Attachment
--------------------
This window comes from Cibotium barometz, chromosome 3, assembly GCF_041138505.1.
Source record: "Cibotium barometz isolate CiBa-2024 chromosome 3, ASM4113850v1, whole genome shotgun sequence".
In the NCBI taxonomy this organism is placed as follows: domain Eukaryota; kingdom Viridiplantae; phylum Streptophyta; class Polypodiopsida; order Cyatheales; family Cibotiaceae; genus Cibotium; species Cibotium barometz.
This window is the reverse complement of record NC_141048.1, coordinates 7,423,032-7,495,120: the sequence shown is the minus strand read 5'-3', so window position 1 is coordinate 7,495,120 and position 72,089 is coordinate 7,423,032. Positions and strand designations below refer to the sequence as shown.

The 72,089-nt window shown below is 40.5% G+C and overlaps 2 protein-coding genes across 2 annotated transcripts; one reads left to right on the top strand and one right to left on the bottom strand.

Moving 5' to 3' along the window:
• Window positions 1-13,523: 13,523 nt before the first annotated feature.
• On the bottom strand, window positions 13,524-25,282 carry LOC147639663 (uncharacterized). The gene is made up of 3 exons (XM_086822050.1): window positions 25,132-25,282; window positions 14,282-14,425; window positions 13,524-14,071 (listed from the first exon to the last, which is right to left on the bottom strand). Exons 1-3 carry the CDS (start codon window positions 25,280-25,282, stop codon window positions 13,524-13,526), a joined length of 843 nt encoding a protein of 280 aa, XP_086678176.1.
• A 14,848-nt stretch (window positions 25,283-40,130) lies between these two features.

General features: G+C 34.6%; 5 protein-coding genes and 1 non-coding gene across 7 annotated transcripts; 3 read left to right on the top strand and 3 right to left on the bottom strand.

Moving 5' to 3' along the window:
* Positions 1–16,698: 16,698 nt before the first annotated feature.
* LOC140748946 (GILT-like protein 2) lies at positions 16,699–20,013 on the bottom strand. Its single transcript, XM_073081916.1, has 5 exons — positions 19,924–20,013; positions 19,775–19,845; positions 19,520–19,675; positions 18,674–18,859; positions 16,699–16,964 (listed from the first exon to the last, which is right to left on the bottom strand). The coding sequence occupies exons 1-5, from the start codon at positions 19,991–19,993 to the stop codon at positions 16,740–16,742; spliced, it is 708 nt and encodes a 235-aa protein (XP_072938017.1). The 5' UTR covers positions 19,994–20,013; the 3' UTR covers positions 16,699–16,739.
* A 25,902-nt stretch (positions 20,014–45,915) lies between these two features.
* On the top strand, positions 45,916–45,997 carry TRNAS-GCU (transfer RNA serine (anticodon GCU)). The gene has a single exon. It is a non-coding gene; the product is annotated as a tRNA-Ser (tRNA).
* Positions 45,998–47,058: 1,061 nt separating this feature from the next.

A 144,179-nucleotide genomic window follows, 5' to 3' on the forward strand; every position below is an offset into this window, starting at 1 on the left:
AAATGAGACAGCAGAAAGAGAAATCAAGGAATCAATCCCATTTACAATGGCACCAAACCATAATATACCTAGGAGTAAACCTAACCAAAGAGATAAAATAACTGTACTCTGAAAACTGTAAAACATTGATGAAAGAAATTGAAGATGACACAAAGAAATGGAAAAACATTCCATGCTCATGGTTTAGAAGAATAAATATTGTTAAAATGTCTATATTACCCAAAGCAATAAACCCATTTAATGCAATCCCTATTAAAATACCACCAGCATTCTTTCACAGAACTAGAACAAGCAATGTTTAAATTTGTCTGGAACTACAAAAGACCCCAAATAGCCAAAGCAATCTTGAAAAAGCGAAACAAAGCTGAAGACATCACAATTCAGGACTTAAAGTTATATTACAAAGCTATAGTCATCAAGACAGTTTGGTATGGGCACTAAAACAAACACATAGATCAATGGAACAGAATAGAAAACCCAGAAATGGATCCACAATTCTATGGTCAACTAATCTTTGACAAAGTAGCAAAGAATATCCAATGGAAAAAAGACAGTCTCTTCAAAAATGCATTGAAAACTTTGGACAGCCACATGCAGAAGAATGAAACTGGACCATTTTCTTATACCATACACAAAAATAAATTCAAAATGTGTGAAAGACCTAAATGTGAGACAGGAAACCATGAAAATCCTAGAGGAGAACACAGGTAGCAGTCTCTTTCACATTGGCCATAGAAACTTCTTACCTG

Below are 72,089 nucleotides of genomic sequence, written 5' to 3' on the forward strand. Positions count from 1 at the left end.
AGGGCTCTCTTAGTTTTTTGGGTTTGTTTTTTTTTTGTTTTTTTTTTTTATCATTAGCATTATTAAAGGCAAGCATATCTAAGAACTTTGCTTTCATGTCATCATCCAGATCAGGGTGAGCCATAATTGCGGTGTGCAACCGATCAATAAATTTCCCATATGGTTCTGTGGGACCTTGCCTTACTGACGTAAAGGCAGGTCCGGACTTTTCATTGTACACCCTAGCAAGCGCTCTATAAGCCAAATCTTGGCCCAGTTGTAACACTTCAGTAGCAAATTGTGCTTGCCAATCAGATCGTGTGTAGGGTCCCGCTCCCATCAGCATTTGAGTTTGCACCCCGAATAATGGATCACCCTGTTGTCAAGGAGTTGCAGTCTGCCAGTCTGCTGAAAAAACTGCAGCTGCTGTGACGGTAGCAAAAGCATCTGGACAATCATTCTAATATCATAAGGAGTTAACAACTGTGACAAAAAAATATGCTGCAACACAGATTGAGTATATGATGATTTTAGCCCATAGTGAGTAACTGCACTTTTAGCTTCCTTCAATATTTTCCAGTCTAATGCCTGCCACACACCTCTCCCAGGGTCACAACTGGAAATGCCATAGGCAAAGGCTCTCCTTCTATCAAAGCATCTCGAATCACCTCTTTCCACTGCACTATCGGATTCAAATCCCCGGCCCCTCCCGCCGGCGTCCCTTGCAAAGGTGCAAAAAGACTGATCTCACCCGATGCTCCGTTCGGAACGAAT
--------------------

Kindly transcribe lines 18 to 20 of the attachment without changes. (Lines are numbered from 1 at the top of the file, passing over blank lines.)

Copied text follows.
AAATGAGACAGCAGAAAGAGAAATCAAGGAATCAATCCCATTTACAATGGCACCAAACCATAATATACCTAGGAGTAAACCTAACCAAAGAGATAAAATAACTGTACTCTGAAAACTGTAAAACATTGATGAAAGAAATTGAAGATGACACAAAGAAATGGAAAAACATTCCATGCTCATGGTTTAGAAGAATAAATATTGTTAAAATGTCTATATTACCCAAAGCAATAAACCCATTTAATGCAATCCCTATTAAAATACCACCAGCATTCTTTCACAGAACTAGAACAAGCAATGTTTAAATTTGTCTGGAACTACAAAAGACCCCAAATAGCCAAAGCAATCTTGAAAAAGCGAAACAAAGCTGAAGACATCACAATTCAGGACTTAAAGTTATATTACAAAGCTATAGTCATCAAGACAGTTTGGTATGGGCACTAAAACAAACACATAGATCAATGGAACAGAATAGAAAACCCAGAAATGGATCCACAATTCTATGGTCAACTAATCTTTGACAAAGTAGCAAAGAATATCCAATGGAAAAAAGACAGTCTCTTCAAAAATGCATTGAAAACTTTGGACAGCCACATGCAGAAGAATGAAACTGGACCATTTTCTTATACCATACACAAAAATAAATTCAAAATGTGTGAAAGACCTAAATGTGAGACAGGAAACCATGAAAATCCTAGAGGAGAACACAGGTAGCAGTCTCTTTCACATTGGCCATAGAAACTTCTTACCTG

Below are 72,089 nucleotides of genomic sequence, written 5' to 3' on the forward strand. Positions count from 1 at the left end.
AGGGCTCTCTTAGTTTTTTGGGTTTGTTTTTTTTTTGTTTTTTTTTTTTATCATTAGCATTATTAAAGGCAAGCATATCTAAGAACTTTGCTTTCATGTCATCATCCAGATCAGGGTGAGCCATAATTGCGGTGTGCAACCGATCAATAAATTTCCCATATGGTTCTGTGGGACCTTGCCTTACTGACGTAAAGGCAGGTCCGGACTTTTCATTGTACACCCTAGCAAGCGCTCTATAAGCCAAATCTTGGCCCAGTTGTAACACTTCAGTAGCAAATTGTGCTTGCCAATCAGATCGTGTGTAGGGTCCCGCTCCCATCAGCATTTGAGTTTGCACCCCGAATAATGGATCACCCTGTTGTCAAGGAGTTGCAGTCTGCCAGTCTGCTGAAAAAACTGCAGCTGCTGTGACGGTAGCAAAAGCATCTGGACAATCATTCTAATATCATAAGGAGTTAACAACTGTGACAAAAAAATATGCTGCAACACAGATTGAGTATATGATGATTTTAGCCCATAGTGAGTAACTGCACTTTTAGCTTCCTTCAATATTTTCCAGTCTAATGCCTGCCACACACCTCTCCCAGGGTCACAACTGGAAATGCCATAGGCAAAGGCTCTCCTTCTATCAAAGCATCTCGAATCACCTCTTTCCACTGCACTATCGGATTCAAATCCCCGGCCCCTCCCGCCGGCGTCCCTTGCAAAGGTGCAAAAAGACTGATCTCACCCGATGCTCCGTTCGGAACGAAT